Modern Eden Gallery Spotlights Exciting, Emerging ArtistsMay 12, 2015
Costume designers, an aspiring opera singer, a cadre of culturally attuned local artists, and neighborhood residents partied at the opening reception for creative grown-up renditions of Goldilocks, Sleeping Beauty, Goodnight Moon, and other favorite childhood stories. Adding more enchantment to the opening was the exhibition curator, photojournalist Michael Cuffe, infamous for creating Obama’s Hopeful Hearts Club art during the 2008 presidential campaign.
Inspired excitement fills the monthly openings at Modern Eden Gallery in North Beach. Transformed from a pet store with concrete floors and dark walls, the now sleek, light-filled space houses packed openings and the work of artists, often with penchants for enlightened cultural commentary.
Kim Larson, Modern Eden director, and Bradley Platz, gallery curator, opened the space on Greenwich Street where Mason and Columbus converge in August 2014. “I love the Bohemian aspects of the whole neighborhood,” Kim said at the Storybook exhibition opening.
Married to each other, the co-owners, both in their early thirties, opened Modern Eden to showcase not only their own work –- Kim is a jewelry designer, Bradley a fine arts oil painter –- but also the work of a wide circle of artist friends.
The gallery name, Modern Eden, signifies the relationship between classical and contemporary art exemplified through Bradley’s personal art and through the gallery’s aesthetic –- from realism to surrealism with a focus on illustrative painting and representational sculpture.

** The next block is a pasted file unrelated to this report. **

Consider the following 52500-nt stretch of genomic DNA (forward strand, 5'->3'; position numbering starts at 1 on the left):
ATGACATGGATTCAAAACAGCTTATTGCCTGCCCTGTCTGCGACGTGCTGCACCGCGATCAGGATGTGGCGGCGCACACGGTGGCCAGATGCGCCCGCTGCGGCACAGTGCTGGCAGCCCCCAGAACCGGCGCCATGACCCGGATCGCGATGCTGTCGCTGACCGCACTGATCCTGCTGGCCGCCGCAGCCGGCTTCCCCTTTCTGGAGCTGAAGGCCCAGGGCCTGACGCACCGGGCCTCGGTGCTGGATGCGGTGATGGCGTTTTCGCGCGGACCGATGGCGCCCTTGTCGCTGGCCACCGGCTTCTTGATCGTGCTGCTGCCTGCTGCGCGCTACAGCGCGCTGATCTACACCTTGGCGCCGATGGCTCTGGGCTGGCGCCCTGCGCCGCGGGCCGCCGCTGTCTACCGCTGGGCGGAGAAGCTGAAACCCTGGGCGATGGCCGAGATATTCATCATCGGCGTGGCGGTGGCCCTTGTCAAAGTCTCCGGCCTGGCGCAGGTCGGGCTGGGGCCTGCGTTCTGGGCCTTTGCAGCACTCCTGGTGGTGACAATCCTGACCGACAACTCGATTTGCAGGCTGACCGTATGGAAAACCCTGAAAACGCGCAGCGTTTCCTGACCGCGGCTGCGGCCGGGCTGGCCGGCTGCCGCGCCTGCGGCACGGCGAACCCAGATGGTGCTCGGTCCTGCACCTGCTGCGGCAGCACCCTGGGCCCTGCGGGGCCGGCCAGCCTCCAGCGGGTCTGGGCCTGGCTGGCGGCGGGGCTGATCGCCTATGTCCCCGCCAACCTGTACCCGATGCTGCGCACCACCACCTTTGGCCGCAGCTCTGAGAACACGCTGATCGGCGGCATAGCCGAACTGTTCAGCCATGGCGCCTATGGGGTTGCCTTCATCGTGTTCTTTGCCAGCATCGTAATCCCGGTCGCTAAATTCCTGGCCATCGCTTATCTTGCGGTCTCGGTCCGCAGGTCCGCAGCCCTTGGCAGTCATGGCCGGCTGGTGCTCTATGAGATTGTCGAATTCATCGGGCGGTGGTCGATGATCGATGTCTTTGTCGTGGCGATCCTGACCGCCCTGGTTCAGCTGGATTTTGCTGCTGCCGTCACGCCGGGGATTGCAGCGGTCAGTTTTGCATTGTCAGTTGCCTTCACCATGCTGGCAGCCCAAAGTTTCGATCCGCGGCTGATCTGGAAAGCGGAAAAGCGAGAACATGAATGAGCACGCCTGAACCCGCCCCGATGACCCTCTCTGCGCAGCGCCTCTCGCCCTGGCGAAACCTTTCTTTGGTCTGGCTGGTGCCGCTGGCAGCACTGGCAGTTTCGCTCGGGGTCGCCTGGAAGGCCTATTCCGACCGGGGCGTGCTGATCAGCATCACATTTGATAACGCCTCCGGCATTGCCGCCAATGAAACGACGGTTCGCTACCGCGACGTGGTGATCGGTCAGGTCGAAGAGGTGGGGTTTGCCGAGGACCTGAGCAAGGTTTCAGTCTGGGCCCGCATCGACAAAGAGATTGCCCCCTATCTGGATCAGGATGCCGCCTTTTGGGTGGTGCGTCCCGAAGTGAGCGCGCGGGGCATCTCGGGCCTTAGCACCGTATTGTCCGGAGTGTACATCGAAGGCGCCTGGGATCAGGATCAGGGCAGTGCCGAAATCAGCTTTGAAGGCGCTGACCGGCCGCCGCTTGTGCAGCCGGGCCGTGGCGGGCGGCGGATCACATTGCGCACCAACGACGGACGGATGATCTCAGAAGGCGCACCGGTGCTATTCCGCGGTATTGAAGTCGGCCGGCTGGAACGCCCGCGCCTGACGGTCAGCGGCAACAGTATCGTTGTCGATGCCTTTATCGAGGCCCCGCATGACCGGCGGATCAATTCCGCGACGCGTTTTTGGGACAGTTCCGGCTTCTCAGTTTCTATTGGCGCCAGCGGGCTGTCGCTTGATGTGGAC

“We love traveling through Europe and taking in the Old Masters’ techniques but are also inspired daily by emerging, young artists with unique viewpoints,” Kim said. “If an artist is able to utilize classical technique with something fresh and new, that is something that will excite both of us.”
A range of vision and style are displayed at Modern Eden. San Francisco artist Leilani Bustamante’s exhibit, Haunt, inspired by Robert W. Chambers’ “The King in Yellow” explores mysteries of the unknown; Amandalynn, a San Francisco muralist, makes portraits of seductive, yet secretive women. Bradley’s painting Sophia (The Birth of the Demiurge) from his Myth and Allegories series presents a breathtaking panorama of skill and storytelling.
The gallery logo, a line drawing Bradley created, looks at first glance like a gothic castle on a hill with roots sprouting from a mound of mud. Upon closer reflection, the logo is the San Francisco skyline seen from North Beach dominated by the Pyramid Building and Coit Tower and with roots emerging from the urban skyline.
“It illustrates our idea of Modern Eden by showing our urban location with our natural roots,” Kim continued. “It’s also personally symbolic as the gallery has been a way for us to put roots down in the city and neighborhood we call home.”
Bradley has lived in North Beach since 2002. He attended San Francisco Art Institute, another neighborhood fixture. The original gallery space opened in 2010 at Powell and Francisco, only five blocks from the new location. And, Kim and Bradley live in North Beach.
Encouraging young people to collect art by offering accessibly priced original art and prints is a focus of the gallery owners. “Our clients vary from serious collectors to people off the street, who find a personal connection to a piece of art,” explained Kim. The Storybook prices hovered around $1,000.
At the Storybook opening, Waiton Farrell, a music student, attended his first show at Modern Eden soon after the Greenwich Street gallery opened. “I absolutely fell in love with the gallery,” he said. “What they show here you can’t see anywhere else in San Francisco. It’s so unique. A lot of the artists are local, and you get to meet so many of them in person.”Back to Blog